This weekend we gathered at my friend Dougal's house to make tomato sauce. We do this every year and it's a good chance to catch up, relax, chew the fat and make some delicious sauce.
This year Dougal asked me to "instead of BBQ meat, bring something child nommable." Year of Pie to the rescue! I decided to make custard tarts, something I've always enjoyed.
I got this recipe by Michelle Southan from Fresh Living (April 2004, Page 49) via taste.com.au. It's designed to make six 8cm tarts but I needed to make more so I tried to adapt it to make 12 mini tarts using a cupcake tin. This mostly worked.
You can see from the photo that I was largely experimenting with how to get the pastry into the cups.
- 1½ cups (225g) plain flour
- 2 tbs icing sugar mixture
- 125g butter, chilled and cubed
- 2-3 tbs water
- 3 eggs
- 2 tsp vanilla essence
- ¼ cup (60g) caster sugar
- 1¼ cups (310ml) milk, warmed
- Ground nutmeg, to sprinkle
- Process flour, icing sugar mixture and butter, in a food processor until fine crumbs form. Empty into a chilled bowl and make a well in the center. Add 2-3 tbs water and mix with hands gently and quickly until soft dough forms. Roll into a ball, divide into 6 portions.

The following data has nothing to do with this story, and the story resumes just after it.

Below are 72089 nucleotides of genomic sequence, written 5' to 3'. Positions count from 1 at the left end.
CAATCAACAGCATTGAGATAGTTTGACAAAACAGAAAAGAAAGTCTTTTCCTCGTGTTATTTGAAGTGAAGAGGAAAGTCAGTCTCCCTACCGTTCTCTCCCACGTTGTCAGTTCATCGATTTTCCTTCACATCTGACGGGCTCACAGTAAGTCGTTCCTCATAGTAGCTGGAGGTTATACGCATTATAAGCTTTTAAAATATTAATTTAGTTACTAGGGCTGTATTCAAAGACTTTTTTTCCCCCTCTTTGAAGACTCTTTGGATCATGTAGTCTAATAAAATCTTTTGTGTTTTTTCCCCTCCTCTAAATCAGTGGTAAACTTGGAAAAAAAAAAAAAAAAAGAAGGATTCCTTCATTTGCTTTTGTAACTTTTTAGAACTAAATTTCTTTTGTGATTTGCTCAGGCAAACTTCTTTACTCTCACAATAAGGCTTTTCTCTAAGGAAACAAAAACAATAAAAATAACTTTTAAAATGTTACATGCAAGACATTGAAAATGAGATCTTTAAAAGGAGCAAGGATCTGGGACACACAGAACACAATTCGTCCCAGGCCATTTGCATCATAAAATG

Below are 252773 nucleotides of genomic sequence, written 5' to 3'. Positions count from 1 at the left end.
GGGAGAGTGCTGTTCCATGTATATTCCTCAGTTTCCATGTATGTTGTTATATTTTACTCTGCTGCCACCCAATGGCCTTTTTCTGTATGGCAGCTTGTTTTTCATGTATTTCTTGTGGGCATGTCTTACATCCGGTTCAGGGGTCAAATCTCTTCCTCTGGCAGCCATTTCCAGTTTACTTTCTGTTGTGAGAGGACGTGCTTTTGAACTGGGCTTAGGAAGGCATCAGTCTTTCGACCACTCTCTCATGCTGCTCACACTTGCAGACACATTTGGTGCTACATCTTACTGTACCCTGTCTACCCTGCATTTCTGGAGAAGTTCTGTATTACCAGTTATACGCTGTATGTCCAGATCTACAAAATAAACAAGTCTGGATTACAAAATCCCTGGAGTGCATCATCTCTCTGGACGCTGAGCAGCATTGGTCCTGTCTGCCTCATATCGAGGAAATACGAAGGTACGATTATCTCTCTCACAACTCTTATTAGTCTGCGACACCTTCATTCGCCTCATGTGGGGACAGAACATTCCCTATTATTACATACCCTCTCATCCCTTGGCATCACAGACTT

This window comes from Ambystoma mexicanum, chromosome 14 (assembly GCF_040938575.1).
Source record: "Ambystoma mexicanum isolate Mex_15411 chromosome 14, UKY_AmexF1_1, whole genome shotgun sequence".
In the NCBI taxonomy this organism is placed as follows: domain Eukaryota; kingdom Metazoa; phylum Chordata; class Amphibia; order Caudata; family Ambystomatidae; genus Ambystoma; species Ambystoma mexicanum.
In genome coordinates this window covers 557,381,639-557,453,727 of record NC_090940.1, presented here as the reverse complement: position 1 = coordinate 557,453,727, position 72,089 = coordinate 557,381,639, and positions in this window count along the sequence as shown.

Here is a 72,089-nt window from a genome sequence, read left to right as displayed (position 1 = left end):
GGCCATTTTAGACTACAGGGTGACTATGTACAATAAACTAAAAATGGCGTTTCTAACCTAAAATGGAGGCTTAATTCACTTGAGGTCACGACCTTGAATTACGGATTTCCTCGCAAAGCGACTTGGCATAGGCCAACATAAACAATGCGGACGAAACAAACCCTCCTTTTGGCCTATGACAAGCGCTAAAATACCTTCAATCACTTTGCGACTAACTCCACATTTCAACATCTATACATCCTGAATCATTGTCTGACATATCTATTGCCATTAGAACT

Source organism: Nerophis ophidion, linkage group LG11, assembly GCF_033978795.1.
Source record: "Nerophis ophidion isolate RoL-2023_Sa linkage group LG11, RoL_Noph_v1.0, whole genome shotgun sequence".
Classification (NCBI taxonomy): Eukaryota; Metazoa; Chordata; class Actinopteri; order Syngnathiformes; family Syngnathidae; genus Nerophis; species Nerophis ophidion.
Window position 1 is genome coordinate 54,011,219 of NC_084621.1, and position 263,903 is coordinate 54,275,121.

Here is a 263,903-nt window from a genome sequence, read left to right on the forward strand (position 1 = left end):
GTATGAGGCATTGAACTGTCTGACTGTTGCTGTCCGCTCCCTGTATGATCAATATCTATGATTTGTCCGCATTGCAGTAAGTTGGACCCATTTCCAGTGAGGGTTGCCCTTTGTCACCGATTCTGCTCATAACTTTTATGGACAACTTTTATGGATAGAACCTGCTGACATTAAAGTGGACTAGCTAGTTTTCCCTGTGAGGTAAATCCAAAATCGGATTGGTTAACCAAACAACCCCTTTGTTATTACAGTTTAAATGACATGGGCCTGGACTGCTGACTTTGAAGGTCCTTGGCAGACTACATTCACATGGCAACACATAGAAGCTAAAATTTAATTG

- Roll out each portion to 3-4mm thick, to line six 3cm deep, 8cm (base measurement) round fluted tart tins with removable bases. Put on a baking tray and refrigerate for 15 minutes. Preheat oven to 200°C. Line the pastry cases with baking paper and fill with rice. Bake for 15 minutes. Remove paper and rice. Bake for 15 minutes.
- Reduce oven temperature to 180°C. Combine eggs, vanilla essence, caster sugar and milk. Pour into cases and sprinkle with ground nutmeg. Bake for 20-25 minutes or until just set.
I made twelve mini tarts with this recipe which kinda worked. I didn't make the tart case sides high enough (partly because they weren't round enough) which meant there wasn't enough custard in a lot of the tarts. I should've baked the shells for at least 10 minutes less.
This was also my first week using the food processor to mix the butter and flour for the shortcrust pastry. This was much easier and gave a more consistent result but I'll be trying the manual method again next time - I'd like to think I've got that nailed before I fall back on the mixer more frequently.
I'm definitely making this one again!